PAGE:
Glaxo Says Executives May Have Broken Chinese Law

David Barboza
New York Times
The British pharmaceutical giant GlaxoSmithKline said Monday that some of its executives might have broken the law in China, the company’s strongest statement yet on a bribery and corruption scandal that has engulfed its China...

China’s New Visa Laws Target Expats

Craig Hill
China Daily Mail
On July 1st 2013, China introduced new visa laws for foreigners, supposedly targeting illegal workers, but in reality targeting all expats in China. Mostly it seems about being able to control...

China Bars GlaxoSmithKline Executive From Leaving During a Bribery Inquiry

David Barboza
New York Times
The effort to restrict Steve Nechelput’s travel came as the government ramped up an unusually bold anti-corruption campaign against GlaxoSmithKline, which is one of the world’s biggest drug makers. 

Conversation

07.18.13

Xu Zhiyong Arrested: How Serious Can Beijing Be About Political Reform?

Donald Clarke, Andrew J. Nathan & more
Donald Clarke:When I heard that Xu Zhiyong had just been detained, my first thought was, “Again?” This seems to be something the authorities do every time they get nervous, a kind of political Alka Seltzer to settle an upset constitution. I searched...

Viewpoint

07.16.13

CFIUS and the U.S. Senate’s Anti-China Bug

Samuel Kleiner
Last week, senators from both parties finally came together for a common objective: stopping the $4.7 billion sale of America’s largest pork producer to China. Their reason? The sale of Smithfield Farms to a Chinese company, Shuanghui, could pose a...

Conversation

07.16.13

What’s the Senate’s Beef with China’s Play for American Pork?

Arthur R. Kroeber, Steve Dickinson & more
Last week the U.S. Senate held hearings to question the CEO of meat-producer Smithfield Farms, about the proposed $4.7 billion sale of the Virginia-based company to Shuanghui International, China’s largest pork producer. The sale is under review by...

China’s Blackout of U.S. Media Can No Longer Be Ignored

Jim Sciutto
Washington Post
Web censorship is not just an inconvenience but also a reminder that many leading U.S. media and technology companies are excluded, or largely excluded, from one of the world’s largest markets and this country’s largest trading partner. ...

Viewpoint

07.11.13

China at the Tipping Point?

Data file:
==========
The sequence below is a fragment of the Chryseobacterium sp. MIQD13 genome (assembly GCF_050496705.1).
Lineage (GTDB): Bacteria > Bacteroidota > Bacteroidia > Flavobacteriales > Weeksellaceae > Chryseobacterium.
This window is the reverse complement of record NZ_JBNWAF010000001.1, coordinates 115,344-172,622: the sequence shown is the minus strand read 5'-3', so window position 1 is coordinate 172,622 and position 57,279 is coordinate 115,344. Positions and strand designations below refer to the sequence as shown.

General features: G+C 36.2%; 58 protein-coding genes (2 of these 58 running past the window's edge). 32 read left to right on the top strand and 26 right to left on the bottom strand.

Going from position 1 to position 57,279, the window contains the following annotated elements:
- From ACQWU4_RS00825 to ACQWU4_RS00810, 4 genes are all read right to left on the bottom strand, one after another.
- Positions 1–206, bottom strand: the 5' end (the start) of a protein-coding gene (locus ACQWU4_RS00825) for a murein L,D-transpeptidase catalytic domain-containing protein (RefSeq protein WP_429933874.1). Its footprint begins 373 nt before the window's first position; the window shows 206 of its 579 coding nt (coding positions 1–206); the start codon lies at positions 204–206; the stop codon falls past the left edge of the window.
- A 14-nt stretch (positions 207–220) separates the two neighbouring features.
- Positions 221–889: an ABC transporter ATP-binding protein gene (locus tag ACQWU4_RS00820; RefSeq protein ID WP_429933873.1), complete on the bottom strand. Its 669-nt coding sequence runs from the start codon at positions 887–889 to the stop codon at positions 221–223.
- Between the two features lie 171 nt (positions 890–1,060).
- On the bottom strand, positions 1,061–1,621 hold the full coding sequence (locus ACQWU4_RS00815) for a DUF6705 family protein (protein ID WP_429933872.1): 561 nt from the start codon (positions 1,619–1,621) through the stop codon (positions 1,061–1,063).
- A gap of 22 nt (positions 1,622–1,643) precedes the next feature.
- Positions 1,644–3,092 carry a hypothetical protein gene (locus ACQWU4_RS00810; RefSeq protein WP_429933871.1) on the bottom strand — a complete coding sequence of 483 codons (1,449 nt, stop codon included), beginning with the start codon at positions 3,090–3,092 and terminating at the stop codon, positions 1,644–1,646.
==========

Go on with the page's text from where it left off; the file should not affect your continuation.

Carl Minzner
What will be the future of China’s authoritarian political system?Many predicted that China’s rapid development over the past several decades would inevitably lead to gradual liberalization. Economic growth was expected to generate a cascade of...

Books

07.09.13

Legal Orientalism

Teemu Ruskola
Since the Cold War ended, China has become a global symbol of disregard for human rights, while the United States has positioned itself as the world’s chief exporter of the rule of law. How did lawlessness become an axiom about Chineseness rather than a fact needing to be verified empirically, and how did the United States assume the mantle of law’s universal appeal? In a series of wide-ranging inquiries, Teemu Ruskola investigates the history of “legal Orientalism,” a set of globally circulating narratives about what law is and who has it. For example, why is China said not to have a history of corporate law, as a way of explaining its “failure” to develop capitalism on its own? Ruskola shows how a European tradition of philosophical prejudices about Chinese law developed into a distinctively American ideology of empire, influential to this day.The first Sino–U.S. treaty in 1844 authorized the extraterritorial application of American law in a putatively lawless China. A kind of legal imperialism, this practice long predated U.S. territorial colonialism after the Spanish–American War in 1898, and found its fullest expression in an American district court’s jurisdiction over the “District of China.” With urgent contemporary implications, legal Orientalism lives on in the enduring damage wrought on the U.S. Constitution by late-nineteenth-century anti-Chinese immigration laws, and in the self-Orientalizing reforms of Chinese law today. In the global politics of trade and human rights, legal Orientalism continues to shape modern subjectivities, institutions, and geopolitics in powerful and unacknowledged ways.     —Harvard University Press

Filmmaker Du Bin Released on Bail

Sophie Beach
China Digital Times
Fimmaker, photographer and author Du Bin has been released after five weeks in detention in Beijing. On May 31, Du disappeared from his apartment in Beijing and was held by the police. Du was released on...

Don’t Let Cyber Security Overshadow Key China-U.S. Dialogue

Yang Qingchuan
China Daily
To complete the unprecedented task of forging new-type relationship between the world’s largest developing nation and&...

China Vows to Step Up Fight Against Dalai Lama As Shootings Reported

Ben Blanchard
Reuters
“For the sake of national unity and the development of stability in Tibetan regions, we must take a clear-cut stand and deepen the struggle against the Dalai clique,” the official Xinhua news agency cited Yu Zhengsheng as saying. 

A Wave of Self-Immolations Sweeps Tibet

Jeffrey Bartholet
New Yorker